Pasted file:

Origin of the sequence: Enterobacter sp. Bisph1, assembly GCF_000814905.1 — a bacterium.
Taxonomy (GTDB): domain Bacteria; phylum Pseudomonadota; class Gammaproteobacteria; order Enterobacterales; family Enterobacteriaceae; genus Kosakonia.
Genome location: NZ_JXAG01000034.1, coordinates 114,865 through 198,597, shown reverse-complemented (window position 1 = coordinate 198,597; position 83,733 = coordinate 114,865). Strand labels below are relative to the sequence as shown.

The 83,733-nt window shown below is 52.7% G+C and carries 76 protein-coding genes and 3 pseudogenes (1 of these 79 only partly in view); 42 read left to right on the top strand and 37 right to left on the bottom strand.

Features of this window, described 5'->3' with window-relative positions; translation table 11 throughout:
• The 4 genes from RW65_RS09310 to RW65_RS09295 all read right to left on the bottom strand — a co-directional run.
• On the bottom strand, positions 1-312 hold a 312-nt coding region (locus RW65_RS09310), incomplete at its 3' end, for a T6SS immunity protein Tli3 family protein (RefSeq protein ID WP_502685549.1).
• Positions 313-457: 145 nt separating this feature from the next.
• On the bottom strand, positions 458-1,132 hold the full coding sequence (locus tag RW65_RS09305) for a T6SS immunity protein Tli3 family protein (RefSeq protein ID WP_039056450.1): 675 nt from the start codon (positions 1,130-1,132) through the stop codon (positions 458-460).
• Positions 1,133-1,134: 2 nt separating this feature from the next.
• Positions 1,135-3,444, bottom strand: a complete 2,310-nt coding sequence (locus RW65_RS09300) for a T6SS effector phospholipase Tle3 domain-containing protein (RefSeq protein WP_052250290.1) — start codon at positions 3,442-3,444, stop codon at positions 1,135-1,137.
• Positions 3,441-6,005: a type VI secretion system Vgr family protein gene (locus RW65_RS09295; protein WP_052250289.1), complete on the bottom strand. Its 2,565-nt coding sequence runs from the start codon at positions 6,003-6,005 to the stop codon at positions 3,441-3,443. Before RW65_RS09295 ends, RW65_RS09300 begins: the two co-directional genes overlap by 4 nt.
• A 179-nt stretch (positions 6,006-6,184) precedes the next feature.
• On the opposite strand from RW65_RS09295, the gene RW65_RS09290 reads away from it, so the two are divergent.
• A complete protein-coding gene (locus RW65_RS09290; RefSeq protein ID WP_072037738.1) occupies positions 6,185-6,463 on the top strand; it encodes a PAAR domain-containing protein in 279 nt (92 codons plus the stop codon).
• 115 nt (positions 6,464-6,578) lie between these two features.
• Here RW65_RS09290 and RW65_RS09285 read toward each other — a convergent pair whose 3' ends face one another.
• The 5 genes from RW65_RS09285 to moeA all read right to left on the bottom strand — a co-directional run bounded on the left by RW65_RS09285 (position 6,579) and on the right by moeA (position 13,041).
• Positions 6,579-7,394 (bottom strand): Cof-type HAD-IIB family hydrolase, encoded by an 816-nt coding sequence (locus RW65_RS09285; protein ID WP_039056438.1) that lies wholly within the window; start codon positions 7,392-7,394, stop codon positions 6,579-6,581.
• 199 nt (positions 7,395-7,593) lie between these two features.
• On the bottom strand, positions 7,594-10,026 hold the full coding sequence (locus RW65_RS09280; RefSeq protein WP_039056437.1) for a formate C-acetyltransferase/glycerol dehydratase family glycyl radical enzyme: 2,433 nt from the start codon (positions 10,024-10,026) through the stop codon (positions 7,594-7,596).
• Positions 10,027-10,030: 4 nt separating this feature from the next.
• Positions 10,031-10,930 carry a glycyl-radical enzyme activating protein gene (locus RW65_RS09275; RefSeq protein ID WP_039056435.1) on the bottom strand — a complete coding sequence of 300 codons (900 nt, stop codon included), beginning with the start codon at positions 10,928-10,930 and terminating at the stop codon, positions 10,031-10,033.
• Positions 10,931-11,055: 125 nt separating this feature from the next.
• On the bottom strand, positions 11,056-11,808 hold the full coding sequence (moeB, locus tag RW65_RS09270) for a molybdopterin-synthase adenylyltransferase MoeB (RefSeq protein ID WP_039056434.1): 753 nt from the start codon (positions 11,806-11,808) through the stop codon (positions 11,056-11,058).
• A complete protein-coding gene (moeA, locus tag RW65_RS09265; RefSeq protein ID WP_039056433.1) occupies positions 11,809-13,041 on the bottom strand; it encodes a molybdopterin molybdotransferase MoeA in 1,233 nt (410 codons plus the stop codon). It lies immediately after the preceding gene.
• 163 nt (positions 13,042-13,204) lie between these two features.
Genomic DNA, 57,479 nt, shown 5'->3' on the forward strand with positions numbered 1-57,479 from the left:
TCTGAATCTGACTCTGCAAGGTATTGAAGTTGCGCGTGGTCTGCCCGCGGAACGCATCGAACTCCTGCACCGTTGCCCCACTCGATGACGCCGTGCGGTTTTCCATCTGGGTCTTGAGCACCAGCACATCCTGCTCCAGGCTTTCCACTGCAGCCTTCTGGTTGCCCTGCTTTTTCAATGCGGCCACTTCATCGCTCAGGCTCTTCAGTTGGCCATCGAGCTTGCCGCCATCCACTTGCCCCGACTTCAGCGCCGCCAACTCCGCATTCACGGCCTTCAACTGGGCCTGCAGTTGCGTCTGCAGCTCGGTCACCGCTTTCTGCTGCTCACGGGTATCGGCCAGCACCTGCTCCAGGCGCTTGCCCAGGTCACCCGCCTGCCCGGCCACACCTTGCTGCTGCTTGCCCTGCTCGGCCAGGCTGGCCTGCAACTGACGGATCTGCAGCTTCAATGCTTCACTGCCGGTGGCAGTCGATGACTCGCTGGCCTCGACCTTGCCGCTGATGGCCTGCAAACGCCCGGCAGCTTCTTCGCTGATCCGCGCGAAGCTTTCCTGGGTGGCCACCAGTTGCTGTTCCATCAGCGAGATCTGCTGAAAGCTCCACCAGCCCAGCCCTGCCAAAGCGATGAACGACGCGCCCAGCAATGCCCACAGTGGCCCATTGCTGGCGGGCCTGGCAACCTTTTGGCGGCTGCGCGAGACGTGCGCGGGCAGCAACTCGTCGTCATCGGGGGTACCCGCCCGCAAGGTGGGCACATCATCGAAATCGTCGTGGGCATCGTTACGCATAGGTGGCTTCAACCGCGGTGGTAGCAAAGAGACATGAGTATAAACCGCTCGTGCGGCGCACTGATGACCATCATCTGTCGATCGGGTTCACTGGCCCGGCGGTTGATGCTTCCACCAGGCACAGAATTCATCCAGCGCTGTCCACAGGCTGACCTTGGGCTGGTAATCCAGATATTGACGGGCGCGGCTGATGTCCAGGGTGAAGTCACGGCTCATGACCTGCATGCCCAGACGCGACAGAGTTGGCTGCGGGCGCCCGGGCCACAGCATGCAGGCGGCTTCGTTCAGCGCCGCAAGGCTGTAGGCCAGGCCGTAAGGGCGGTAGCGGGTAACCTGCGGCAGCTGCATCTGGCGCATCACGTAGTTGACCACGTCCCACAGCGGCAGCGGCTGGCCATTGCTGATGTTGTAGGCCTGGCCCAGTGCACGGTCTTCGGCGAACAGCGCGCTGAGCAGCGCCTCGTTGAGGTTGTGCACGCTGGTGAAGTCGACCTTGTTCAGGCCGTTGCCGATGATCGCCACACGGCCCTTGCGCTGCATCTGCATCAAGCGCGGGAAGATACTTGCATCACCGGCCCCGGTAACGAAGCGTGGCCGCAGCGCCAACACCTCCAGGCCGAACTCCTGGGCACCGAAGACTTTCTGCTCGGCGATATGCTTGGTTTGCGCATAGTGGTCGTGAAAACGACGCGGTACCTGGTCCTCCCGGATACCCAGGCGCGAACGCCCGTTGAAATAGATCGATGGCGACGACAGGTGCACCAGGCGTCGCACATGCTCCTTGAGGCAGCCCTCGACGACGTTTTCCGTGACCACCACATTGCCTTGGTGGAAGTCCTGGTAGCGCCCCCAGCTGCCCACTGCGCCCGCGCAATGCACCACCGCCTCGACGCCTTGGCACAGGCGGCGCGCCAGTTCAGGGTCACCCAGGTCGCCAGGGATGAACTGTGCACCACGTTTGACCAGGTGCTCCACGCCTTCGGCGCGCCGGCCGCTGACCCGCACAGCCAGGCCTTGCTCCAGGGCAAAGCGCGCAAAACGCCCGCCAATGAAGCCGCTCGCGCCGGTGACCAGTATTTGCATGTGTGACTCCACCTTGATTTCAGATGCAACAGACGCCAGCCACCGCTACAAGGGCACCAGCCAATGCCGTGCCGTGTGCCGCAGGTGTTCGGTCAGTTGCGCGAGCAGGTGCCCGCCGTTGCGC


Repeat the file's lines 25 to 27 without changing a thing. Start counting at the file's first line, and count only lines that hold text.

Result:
• On the bottom strand, positions 11,056-11,808 hold the full coding sequence (moeB, locus tag RW65_RS09270) for a molybdopterin-synthase adenylyltransferase MoeB (RefSeq protein ID WP_039056434.1): 753 nt from the start codon (positions 11,806-11,808) through the stop codon (positions 11,056-11,058).
• A complete protein-coding gene (moeA, locus tag RW65_RS09265; RefSeq protein ID WP_039056433.1) occupies positions 11,809-13,041 on the bottom strand; it encodes a molybdopterin molybdotransferase MoeA in 1,233 nt (410 codons plus the stop codon). It lies immediately after the preceding gene.
• 163 nt (positions 13,042-13,204) lie between these two features.